Orchestrating Foreign Policy: US Interagency Decisions Post-September 11. (Perspectives)

By Col. Kaufmann, Greg | Harvard International Review, Summer 2002 | Go to article overview

Orchestrating Foreign Policy: US Interagency Decisions Post-September 11. (Perspectives)


Col. Kaufmann, Greg, Harvard International Review


The terrorist attacks of September 11 provided the US government with a rallying point around which a coherent worldview and agenda for international engagement could coalesce. Since that time, the public has faced a flood of analysis and commentary on the actions taken by the administration of US President George Bush, spanning the spectrum in tone from condemnatory to congratulatory. Public media outlets are expected to provide opposing viewpoints on issues, and public commentary in the United States often reflects discussions conducted behind the doors of the White House Situation Room. This public debate is encouraging because it indicates that the US national security and foreign policy interagency process must be similarly contentious, taking into account various views before making decisions.

Prior to September 11, many commentators bemoaned the emerging unilateralist predilection of the Bush administration, as signaled by its rejection of the Kyoto Protocol, approach to the Middle East conflict, and plans for missile defense. The supposed lack of cooperative international engagement was often attributed to the US-centric philosophy that characterizes the conservatives in the administration. As the initial months of the Bush presidency passed, the focus moved to the roles and influence of the various executive agencies. Increasingly, the commentary turned to the role of the US State Department, particularly its lack of involvement in crucial matters and its tension with the US Department of Defense, as well as the role of its acknowledged moderate leader, US Secretary of State Colin Powell.

A quick review of the major US news stories in the month preceding September 11 indicates an increasing puzzlement at Powell's perceived lack of assertiveness. Who can miss the irony of the September 10 issue of Time magazine, which ran a cover story with the headline, "Where Have You Gone, Colin Powell?" Fortunately for the United States, Powell was exactly where he should have been: at the table, lending his considerable experience and informed voice to the government's deliberations.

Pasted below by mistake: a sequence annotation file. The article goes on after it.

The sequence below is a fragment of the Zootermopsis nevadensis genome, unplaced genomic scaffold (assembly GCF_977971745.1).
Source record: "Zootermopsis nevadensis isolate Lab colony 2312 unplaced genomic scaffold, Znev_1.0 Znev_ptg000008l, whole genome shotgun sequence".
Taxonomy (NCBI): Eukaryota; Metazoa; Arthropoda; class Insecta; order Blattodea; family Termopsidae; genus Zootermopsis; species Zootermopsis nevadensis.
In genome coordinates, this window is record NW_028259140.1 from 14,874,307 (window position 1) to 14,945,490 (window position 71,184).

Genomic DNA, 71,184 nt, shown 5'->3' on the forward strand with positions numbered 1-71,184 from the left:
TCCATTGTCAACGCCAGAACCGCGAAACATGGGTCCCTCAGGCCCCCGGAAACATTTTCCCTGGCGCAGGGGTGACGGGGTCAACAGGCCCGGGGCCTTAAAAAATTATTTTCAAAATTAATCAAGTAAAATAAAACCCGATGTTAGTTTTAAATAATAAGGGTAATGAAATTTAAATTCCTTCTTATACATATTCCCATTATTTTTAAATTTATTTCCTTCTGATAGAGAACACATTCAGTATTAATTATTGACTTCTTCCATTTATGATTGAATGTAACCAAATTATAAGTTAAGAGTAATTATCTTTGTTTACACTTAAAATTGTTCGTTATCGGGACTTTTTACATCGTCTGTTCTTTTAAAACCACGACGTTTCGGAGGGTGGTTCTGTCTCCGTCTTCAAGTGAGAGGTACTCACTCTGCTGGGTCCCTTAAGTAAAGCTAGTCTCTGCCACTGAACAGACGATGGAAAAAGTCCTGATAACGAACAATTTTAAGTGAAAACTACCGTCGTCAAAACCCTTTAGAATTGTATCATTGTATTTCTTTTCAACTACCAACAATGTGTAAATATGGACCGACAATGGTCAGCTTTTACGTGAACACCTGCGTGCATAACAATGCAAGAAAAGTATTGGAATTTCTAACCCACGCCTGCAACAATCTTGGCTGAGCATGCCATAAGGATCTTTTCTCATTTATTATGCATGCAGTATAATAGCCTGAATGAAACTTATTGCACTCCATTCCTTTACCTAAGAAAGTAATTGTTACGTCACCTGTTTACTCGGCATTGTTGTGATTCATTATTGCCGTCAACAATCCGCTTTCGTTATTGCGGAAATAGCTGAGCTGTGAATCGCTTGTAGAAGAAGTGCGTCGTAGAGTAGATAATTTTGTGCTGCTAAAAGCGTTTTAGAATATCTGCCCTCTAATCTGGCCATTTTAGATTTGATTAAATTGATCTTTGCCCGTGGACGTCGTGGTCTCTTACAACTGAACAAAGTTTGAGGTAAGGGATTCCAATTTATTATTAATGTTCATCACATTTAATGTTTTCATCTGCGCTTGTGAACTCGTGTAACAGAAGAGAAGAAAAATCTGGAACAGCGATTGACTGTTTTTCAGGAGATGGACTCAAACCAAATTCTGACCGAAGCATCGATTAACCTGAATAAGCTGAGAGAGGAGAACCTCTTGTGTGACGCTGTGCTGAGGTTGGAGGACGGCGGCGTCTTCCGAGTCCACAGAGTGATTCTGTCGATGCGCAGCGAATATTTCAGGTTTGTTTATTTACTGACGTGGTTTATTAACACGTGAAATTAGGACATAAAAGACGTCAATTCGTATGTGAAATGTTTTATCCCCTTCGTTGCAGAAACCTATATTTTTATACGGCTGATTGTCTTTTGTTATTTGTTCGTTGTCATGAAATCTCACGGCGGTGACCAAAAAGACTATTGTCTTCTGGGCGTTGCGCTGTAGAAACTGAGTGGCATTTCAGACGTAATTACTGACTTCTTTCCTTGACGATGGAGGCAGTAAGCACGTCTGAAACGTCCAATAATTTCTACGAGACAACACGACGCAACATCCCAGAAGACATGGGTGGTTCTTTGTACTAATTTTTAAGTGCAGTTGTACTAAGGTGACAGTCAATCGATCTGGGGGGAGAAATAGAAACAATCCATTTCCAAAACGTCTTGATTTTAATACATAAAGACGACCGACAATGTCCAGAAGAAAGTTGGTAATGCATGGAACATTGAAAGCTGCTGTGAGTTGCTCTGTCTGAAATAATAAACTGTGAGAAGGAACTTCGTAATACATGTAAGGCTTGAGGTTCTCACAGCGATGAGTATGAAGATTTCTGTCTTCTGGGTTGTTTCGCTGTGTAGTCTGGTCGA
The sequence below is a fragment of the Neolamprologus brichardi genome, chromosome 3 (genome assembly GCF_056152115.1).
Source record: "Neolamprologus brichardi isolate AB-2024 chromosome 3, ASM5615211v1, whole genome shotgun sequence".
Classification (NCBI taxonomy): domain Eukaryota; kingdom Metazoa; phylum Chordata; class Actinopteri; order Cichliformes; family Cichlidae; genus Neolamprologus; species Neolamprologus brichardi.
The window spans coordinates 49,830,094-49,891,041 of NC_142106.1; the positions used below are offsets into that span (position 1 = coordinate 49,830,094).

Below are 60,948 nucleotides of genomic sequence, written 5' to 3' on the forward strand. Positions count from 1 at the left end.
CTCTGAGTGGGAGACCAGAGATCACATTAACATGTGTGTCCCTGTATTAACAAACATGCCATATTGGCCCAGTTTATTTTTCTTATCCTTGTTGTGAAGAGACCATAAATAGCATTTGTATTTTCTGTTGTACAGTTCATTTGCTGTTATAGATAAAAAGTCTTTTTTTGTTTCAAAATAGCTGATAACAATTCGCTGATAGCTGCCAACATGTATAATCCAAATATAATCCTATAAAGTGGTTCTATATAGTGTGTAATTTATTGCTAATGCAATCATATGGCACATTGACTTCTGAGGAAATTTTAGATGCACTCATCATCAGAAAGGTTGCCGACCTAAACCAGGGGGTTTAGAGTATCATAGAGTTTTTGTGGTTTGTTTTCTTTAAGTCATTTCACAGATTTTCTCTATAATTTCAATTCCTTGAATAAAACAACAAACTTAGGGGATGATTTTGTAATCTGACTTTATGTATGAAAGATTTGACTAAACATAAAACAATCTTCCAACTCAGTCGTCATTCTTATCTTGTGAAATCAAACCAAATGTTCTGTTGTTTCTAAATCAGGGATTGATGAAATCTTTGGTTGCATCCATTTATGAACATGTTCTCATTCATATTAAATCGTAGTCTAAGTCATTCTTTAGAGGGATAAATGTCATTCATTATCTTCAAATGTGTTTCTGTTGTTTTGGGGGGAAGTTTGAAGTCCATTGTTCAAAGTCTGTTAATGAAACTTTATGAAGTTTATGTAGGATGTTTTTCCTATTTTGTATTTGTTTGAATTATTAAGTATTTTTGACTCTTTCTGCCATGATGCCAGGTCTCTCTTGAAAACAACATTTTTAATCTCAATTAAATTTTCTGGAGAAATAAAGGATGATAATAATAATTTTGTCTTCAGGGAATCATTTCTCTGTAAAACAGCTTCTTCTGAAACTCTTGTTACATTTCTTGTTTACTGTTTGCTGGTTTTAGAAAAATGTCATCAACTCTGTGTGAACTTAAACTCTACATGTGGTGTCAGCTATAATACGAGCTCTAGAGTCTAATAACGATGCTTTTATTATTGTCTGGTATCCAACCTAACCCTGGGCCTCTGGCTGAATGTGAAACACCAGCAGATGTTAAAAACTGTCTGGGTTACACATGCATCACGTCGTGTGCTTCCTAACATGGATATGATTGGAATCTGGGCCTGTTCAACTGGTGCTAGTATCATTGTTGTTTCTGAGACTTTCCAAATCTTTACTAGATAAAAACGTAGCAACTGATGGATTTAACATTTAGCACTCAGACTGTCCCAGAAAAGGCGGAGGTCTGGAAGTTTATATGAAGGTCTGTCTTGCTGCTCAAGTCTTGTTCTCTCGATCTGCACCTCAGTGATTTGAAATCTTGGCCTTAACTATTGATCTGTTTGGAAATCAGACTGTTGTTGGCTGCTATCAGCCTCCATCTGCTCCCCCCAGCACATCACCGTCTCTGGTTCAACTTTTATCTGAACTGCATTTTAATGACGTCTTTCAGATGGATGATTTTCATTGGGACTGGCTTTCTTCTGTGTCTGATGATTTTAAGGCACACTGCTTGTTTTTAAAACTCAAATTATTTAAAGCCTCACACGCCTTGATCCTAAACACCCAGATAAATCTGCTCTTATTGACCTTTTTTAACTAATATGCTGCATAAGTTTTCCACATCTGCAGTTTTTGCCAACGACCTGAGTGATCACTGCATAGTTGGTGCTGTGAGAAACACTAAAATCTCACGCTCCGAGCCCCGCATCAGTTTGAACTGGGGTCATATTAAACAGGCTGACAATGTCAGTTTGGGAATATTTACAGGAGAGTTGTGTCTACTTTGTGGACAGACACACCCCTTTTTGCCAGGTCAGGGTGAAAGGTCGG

While it is certainly possible to find examples of continued US unilateralism today, the September 11 attacks have given rise to a multilateralism that could hardly have been envisioned previously. This is not a shock to anyone remotely familiar with the interagency process by which US national security decisions are formulated, debated, and implemented.

Observers understand the interagency process to be polyphonic in nature. This dialectic of juxtaposed, competing voices drives at a basic principle of foreign-policy formulation in times of crisis: the need for a coherent and coordinated application of instruments of national power in the national interest. The accumulation of these instruments' results usually determines the effectiveness of any chosen course of action. The fact that the new, complex security threat facing the United States after September 11 has inspired a measured yet encompassing approach in the administration is a positive sign because it illustrates the presence of effectual cooperation.

Instruments of National Power

As outlined in the US national security doctrine, there are four instruments of national power: diplomatic, military, economic, and informational. The purpose of the interagency process is to develop an agreed national approach that maximizes the coordinated application of these instruments. At any given time, one specific instrument may necessarily be preferred over others, depending on the aims of the current phase pursued.

Based upon the drastic change in the perception of Powell's role before, during, and after September 11, it appears that the overriding approach has been rooted in the diplomatic powers, and their emerging importance can be traced easily. In the immediate aftermath of the terrorist attacks, national and international interest groups were worried that the United States would strike out blindly in retaliation, especially given the previous administration's pattern of reprisals. …

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